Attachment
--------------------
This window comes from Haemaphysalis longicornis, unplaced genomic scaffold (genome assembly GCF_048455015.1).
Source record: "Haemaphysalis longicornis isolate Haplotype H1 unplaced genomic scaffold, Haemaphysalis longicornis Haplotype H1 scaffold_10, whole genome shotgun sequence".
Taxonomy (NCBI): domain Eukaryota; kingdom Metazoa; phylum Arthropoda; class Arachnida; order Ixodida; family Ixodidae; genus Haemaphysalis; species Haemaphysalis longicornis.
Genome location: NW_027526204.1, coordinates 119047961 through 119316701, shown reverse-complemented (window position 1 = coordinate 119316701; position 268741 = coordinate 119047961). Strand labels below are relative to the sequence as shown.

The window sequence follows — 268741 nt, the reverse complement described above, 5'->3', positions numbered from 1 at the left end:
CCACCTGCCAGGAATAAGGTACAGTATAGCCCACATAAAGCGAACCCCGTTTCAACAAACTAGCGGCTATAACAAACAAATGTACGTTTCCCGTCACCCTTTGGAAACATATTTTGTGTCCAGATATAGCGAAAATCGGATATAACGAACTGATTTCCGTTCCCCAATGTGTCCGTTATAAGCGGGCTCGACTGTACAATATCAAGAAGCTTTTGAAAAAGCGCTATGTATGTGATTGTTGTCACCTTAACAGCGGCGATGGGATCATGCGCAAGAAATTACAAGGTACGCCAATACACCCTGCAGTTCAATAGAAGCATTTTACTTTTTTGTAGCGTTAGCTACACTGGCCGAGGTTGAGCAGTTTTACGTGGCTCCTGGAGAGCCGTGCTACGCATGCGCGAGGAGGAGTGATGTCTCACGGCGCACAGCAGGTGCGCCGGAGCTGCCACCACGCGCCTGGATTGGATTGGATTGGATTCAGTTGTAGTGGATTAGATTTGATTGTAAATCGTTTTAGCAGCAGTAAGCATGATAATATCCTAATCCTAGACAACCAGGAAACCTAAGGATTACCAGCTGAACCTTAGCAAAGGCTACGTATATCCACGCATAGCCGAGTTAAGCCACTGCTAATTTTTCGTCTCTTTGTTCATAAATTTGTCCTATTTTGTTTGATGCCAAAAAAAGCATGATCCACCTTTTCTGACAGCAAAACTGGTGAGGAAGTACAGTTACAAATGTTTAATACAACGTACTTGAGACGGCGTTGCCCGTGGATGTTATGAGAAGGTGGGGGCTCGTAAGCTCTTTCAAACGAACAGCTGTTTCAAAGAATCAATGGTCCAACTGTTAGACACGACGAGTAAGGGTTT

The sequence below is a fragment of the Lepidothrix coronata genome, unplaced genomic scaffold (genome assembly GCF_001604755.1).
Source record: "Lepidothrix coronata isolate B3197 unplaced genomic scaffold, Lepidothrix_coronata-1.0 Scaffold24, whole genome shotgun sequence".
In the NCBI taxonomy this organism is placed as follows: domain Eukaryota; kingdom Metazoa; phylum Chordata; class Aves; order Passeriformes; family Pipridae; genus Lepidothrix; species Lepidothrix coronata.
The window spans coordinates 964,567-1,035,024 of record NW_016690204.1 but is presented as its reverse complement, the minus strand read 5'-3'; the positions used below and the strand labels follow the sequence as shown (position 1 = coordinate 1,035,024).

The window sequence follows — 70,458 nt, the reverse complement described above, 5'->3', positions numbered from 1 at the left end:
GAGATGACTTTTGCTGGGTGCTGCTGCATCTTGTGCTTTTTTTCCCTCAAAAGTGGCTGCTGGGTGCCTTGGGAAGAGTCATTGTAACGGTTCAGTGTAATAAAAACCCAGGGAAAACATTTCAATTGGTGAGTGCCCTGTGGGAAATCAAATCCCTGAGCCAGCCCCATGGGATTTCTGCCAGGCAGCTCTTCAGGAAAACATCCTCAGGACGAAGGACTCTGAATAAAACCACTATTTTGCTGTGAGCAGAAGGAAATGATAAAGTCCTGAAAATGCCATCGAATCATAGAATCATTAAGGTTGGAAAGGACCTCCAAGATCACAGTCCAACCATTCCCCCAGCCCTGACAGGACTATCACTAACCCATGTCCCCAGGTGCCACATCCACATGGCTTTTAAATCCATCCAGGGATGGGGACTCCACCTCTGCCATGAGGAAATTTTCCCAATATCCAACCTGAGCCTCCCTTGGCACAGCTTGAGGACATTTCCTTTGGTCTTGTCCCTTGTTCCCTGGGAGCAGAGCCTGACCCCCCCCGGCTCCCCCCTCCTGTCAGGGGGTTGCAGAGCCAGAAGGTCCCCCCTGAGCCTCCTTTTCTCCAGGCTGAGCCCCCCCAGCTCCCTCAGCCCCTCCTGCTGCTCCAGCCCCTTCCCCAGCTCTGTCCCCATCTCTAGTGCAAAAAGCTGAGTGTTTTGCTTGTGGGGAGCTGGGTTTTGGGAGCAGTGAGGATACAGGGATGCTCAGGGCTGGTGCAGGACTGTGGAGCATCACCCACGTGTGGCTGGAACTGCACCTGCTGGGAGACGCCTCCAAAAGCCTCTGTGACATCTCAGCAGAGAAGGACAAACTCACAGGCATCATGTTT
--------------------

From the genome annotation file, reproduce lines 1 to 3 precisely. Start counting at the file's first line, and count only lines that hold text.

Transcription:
This window comes from Haemaphysalis longicornis, unplaced genomic scaffold (genome assembly GCF_048455015.1).
Source record: "Haemaphysalis longicornis isolate Haplotype H1 unplaced genomic scaffold, Haemaphysalis longicornis Haplotype H1 scaffold_10, whole genome shotgun sequence".
Taxonomy (NCBI): domain Eukaryota; kingdom Metazoa; phylum Arthropoda; class Arachnida; order Ixodida; family Ixodidae; genus Haemaphysalis; species Haemaphysalis longicornis.